The American researchers fled. Thomas stayed behind with the chimps. Taylor’s soldiers, he said, stole the lab’s cars.

Conflict surged into the 2000s as militants fought for control of Liberia, and public pressure to end testing on chimps snowballed. The New York Blood Center halted tests in 2004, sparking a big question: What would they do with all the animals?

Putting them back into the nation’s forests wasn’t an option. They could spread disease to others through body fluids, and they didn’t know how to pick fruit or hunt insects.

Another problem arose from their artificial comfort zone. What if the chimps heard the familiar sound of people talking — or poachers talking — and ambled out to say hi?

“The only way to hold them was to put them on an island,” Thomas said.

There are six islands in the Farmington and Little Bassa rivers. These makeshift sanctuaries on the Atlantic coast became collectively known as Monkey Island.

Thomas and the other caretakers collected funds from New York to deliver the chimps buckets of bananas and lettuce, among other goods, every two days. A veterinarian stayed on the group’s payroll to check on the animals.

In 2009, the New York Blood Center said it was getting hard to pay for Monkey Island. The charity contacted Liberia’s then-president, Ellen Johnson Sirleaf, for help and received no reply, its spokeswoman told The Washington Post. (A spokesman for Sirleaf declined to comment.)

By 2015, as the Ebola virus ravaged the country, the New York Blood Center notified the Liberian government that it could “no longer divert funds from its important lifesaving mission here at home,” a spokeswoman said in a recent statement.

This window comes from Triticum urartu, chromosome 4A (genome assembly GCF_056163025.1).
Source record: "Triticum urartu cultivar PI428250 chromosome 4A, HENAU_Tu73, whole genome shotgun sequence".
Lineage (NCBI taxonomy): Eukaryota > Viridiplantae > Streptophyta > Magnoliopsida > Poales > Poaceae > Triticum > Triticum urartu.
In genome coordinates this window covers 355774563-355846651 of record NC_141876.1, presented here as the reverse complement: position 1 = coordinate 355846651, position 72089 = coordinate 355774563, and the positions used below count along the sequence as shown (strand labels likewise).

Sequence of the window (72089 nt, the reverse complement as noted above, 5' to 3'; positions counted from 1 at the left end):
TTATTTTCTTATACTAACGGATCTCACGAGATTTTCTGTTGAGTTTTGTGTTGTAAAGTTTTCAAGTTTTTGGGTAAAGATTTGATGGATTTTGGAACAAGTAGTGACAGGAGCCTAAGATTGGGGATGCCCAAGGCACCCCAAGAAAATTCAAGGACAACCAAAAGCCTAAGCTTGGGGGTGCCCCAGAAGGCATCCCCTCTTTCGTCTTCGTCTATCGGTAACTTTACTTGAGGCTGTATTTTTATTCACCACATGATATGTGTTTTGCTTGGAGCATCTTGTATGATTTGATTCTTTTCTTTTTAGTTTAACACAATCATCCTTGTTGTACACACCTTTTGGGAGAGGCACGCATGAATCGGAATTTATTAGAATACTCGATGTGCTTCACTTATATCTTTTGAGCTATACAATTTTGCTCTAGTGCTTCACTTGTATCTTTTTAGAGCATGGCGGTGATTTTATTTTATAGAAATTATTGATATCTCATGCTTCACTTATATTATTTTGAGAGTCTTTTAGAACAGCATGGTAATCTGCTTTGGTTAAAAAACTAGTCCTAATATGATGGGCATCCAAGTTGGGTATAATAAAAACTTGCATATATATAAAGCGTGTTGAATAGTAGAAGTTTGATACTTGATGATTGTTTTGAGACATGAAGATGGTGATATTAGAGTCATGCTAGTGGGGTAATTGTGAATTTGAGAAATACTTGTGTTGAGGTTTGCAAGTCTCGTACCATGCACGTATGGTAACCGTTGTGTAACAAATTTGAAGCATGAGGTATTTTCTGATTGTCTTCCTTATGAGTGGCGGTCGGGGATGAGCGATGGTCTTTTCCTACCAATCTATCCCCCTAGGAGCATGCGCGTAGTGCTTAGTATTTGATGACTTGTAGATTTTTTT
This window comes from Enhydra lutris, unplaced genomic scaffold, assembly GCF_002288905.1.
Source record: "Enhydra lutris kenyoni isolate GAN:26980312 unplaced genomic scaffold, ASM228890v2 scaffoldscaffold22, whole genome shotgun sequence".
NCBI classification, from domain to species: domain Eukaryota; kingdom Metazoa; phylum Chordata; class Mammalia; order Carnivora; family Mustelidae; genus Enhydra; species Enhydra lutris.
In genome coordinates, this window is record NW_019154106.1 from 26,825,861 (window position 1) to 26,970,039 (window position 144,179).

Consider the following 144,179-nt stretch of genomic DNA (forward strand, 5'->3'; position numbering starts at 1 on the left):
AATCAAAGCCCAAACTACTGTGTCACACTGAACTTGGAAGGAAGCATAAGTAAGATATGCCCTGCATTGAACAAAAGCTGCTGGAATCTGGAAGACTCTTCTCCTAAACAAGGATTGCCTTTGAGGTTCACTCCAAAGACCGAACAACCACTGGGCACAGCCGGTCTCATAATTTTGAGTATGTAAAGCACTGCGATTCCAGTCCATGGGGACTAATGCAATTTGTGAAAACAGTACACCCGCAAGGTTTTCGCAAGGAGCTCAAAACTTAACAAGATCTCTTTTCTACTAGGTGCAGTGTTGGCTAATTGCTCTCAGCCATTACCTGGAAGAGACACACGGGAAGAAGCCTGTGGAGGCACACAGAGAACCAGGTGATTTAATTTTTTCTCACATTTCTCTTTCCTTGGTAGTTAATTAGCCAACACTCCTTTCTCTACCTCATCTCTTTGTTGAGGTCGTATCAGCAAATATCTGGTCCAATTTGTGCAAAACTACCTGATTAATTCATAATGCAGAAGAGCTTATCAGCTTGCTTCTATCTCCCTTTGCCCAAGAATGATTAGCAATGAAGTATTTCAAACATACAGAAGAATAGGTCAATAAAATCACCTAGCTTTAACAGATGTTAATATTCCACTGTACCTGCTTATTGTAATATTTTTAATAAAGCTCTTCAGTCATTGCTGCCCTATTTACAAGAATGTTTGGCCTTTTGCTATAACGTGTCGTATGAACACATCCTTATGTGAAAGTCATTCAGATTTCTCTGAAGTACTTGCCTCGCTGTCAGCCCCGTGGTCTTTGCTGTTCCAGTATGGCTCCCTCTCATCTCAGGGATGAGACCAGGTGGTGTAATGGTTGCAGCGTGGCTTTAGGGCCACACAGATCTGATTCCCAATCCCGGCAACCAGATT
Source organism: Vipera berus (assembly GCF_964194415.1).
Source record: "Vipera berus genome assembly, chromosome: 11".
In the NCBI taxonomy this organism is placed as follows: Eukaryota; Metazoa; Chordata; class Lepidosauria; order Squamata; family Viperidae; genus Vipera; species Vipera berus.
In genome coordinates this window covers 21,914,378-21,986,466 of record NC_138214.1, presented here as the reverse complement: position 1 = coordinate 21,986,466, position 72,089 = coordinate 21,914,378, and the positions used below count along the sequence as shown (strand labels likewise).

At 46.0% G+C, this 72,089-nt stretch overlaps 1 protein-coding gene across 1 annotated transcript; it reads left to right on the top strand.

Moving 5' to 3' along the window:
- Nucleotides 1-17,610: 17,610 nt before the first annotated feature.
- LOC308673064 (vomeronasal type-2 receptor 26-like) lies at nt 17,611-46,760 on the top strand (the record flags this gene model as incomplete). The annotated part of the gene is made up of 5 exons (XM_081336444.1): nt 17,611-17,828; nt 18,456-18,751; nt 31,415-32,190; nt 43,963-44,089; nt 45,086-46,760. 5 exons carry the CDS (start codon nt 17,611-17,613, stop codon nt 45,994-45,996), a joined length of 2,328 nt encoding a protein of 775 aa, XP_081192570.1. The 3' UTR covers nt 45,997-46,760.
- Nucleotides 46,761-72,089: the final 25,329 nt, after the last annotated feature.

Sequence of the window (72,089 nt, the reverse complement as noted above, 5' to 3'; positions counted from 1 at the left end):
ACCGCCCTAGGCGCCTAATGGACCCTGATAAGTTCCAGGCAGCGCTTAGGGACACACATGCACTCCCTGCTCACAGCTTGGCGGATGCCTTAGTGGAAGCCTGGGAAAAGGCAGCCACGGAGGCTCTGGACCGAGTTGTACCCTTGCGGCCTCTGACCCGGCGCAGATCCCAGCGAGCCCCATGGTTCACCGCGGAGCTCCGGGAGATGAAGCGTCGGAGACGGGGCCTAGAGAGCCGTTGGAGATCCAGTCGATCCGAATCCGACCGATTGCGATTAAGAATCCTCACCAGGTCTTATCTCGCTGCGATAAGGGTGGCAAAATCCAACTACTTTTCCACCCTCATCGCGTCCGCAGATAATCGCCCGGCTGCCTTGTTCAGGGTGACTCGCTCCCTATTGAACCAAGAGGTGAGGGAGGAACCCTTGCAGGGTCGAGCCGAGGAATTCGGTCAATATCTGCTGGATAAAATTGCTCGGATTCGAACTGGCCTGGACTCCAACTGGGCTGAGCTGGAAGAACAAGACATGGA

Thomas stuck to the feeding schedule until the last penny was gone.

He went with the other caretakers from fruit stall to fruit stall, seeking donations — a daunting task in a time of epidemic. One particularly generous neighbor gave him 50 pieces of coconut. The men gathered enough food to keep the chimps alive if not full for a few weeks.

During that period, Thomas remembers pulling up to islands and seeing frantic, desperate animals. They screamed and fought over scraps. It wasn’t enough.

He told the story to whoever would listen, he said, and eventually found a sympathetic ear with connections to Humane Society International in Washington.

The nonprofit group has since bankrolled the care, spending about $500,000 annually on Monkey Island. Meals now happen twice a day. The price grows, though, as the colony does. (Facing backlash, the New York Blood Center agreed to pay the Humane Society $6 million in 2017. At the time, the Humane Society estimated the total cost of caring for the chimps to be $17 million.)

Despite the team of 10 caretakers’ best family-planning efforts, which include vasectomies for males and slipping birth control in sugary milk paste, the chimps have had a few babies. “Very cute accidents,” Humane Society chief executive Kitty Block said.

Over the years, Monkey Island has become a local legend, though some news articles have painted the inhabitants as infectious threats.

“A bunch of ‘monster’ Chimps are living on their own island in a Planet of the Apes meets Resident Evil-style scenario,” read one news story published on an Australian news site.

Thomas rolls his eyes.

The public should stay away from animals that might get spooked and attack, he said.

The caretakers dream of building an animal hospital on one of the sanctuaries, as well as a proper security system to keep people away. As of now, one man sits on a small dock off each island, telling onlookers to scram.

That doesn’t stop fishermen from floating over for a peek, and guidebooks from irresponsibly advising tourists to hitch a ride.

No one can get as close as Thomas. Photos show him standing knee-deep in river water, hugging the chimps he sees as family.

He greets them by name: Mabel. Stuart. Juno. Ellyse. Annie.

“I’ll be doing this,” he said, “until they die or I do.”